The fine people at studios like Panic Button, Virtuous, and Iron Galaxy Studios have done a pretty damn good job at resizing big budgeted games to fit on Nintendo’s hardware. As I said before, a lot of folks try to point out the Switch’s hardware power based on ports of games like Doom and Skyrim Remastered. However, a good chunk of those games running that well can come down to just how scalable the engine the games are running on are and how good the people porting the game can optimize it. RE7 cloud just seems lazy. Like they couldn’t bother to get the game working whether not being able to meet some sort of target or not being able to know which corners to cut to get the game working better. It kind of undermines the work of some of these porting devs. If Capcom couldn’t port the game themselves, they could’ve tried letting another company try doing so. Adam Boyes of Iron Galaxy recently tweeted at Capcom saying they were certain they could get Monster Hunter World (a game much more demanding) running on the Switch. But no, I guess cutting out any extra dev time or money to instead stream the PC version is easier or quicker? What makes it a bit stranger is that Capcom has always done a pretty good job at making scalable engines that are capable of running on very low-end machines. Look at the minimum PC requirements of any new Capcom game. Those things can run on toasters.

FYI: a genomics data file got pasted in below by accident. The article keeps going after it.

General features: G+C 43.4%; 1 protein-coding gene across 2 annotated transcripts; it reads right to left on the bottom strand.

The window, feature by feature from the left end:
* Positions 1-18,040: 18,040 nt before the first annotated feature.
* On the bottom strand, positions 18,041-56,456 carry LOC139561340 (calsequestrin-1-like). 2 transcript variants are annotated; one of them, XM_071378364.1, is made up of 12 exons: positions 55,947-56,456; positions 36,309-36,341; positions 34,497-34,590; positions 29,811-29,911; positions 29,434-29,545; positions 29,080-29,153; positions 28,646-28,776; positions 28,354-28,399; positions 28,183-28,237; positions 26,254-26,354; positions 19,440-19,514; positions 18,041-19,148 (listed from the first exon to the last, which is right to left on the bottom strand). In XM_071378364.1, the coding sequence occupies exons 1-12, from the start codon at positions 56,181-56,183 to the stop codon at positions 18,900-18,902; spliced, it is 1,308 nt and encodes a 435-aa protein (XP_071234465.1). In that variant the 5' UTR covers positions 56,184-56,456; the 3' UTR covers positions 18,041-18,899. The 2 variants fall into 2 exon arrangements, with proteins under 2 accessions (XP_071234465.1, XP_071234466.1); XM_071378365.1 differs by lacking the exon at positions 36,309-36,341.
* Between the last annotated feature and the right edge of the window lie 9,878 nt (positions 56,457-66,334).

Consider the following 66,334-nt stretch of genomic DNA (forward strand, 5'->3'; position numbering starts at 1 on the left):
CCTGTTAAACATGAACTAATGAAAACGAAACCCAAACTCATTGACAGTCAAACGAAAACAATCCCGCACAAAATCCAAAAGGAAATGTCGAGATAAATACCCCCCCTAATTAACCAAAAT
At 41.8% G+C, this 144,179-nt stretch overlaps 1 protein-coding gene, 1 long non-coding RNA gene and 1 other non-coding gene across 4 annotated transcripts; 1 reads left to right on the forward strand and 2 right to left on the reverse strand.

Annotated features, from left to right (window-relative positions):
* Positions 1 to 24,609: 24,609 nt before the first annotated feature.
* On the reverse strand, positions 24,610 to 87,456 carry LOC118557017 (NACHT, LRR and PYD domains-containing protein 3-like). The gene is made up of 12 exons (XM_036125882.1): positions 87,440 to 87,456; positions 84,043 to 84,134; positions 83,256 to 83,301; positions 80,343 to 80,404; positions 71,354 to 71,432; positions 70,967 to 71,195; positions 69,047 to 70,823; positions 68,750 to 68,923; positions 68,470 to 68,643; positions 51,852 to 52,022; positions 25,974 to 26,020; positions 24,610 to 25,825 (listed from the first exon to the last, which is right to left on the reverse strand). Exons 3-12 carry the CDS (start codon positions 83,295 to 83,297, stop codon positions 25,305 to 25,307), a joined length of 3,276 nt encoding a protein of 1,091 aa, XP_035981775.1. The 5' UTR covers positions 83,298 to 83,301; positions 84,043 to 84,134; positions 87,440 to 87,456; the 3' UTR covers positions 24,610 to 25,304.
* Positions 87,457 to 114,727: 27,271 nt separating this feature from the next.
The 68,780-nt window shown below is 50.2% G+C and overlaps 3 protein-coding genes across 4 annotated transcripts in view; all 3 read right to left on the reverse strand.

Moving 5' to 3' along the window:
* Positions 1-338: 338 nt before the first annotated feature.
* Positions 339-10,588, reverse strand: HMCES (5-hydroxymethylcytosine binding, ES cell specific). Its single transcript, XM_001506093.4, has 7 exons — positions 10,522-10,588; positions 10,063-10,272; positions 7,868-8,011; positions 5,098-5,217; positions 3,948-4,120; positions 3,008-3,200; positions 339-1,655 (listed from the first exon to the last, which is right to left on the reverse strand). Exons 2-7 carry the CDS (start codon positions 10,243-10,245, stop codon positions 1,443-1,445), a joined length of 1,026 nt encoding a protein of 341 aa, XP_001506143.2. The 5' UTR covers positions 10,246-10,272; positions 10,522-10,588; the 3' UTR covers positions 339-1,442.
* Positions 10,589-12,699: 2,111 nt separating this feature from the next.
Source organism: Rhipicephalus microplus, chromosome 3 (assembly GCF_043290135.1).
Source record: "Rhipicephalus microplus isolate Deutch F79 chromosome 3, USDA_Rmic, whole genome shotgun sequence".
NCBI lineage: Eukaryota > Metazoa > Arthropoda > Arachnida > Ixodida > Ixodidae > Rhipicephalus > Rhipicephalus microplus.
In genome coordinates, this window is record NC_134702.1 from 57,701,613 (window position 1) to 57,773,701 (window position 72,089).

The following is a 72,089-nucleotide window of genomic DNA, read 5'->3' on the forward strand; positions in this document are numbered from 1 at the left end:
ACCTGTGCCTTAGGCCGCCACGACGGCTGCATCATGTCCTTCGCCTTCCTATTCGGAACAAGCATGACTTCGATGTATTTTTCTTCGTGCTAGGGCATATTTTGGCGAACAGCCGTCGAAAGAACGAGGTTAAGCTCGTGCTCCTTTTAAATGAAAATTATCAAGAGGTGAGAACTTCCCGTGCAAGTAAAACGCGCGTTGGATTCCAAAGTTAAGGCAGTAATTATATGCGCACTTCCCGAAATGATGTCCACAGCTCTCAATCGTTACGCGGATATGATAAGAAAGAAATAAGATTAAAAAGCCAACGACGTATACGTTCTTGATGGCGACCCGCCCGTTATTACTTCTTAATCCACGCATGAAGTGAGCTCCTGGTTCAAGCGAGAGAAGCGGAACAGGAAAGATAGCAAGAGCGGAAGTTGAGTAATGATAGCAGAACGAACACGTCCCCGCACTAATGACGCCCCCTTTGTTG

3. The Consumer

This is of course the most obvious one as, well, there’s nothing for the consumer. The $20 you pay lets you play Capcom’s copy of the game on Capcom’s hardware for roughly half a year. Regular and Gold Edition copies of Resident Evil 7 go on sale or can be purchased used for roughly the same price on all other platforms. So why pay the same price for a version that you don’t even own or can even play whenever you want. What happens when that 180 days runs out and you want to play the game again? Will you even be able to access your own saves? Let alone years down the line when you maybe get the hankering to want to play RE7 on your Switch again and Capcom has long shut down the servers. Then what?

Now to be fair (I guess), some people are going to find RE7 cloud to be perfectly reasonable on paper. If the game can’t run on the console, at least they’re giving us a way to play. Yeah, the game is streamed but $20 gets you the game and all of its DLC. They only give you 180 days but the average time to beat the game is 9 hours. It can’t be all that bad, right? It’s better than nothing! But…no. It’s not better than nothing. It IS nothing. But scamming you into thinking it’s something.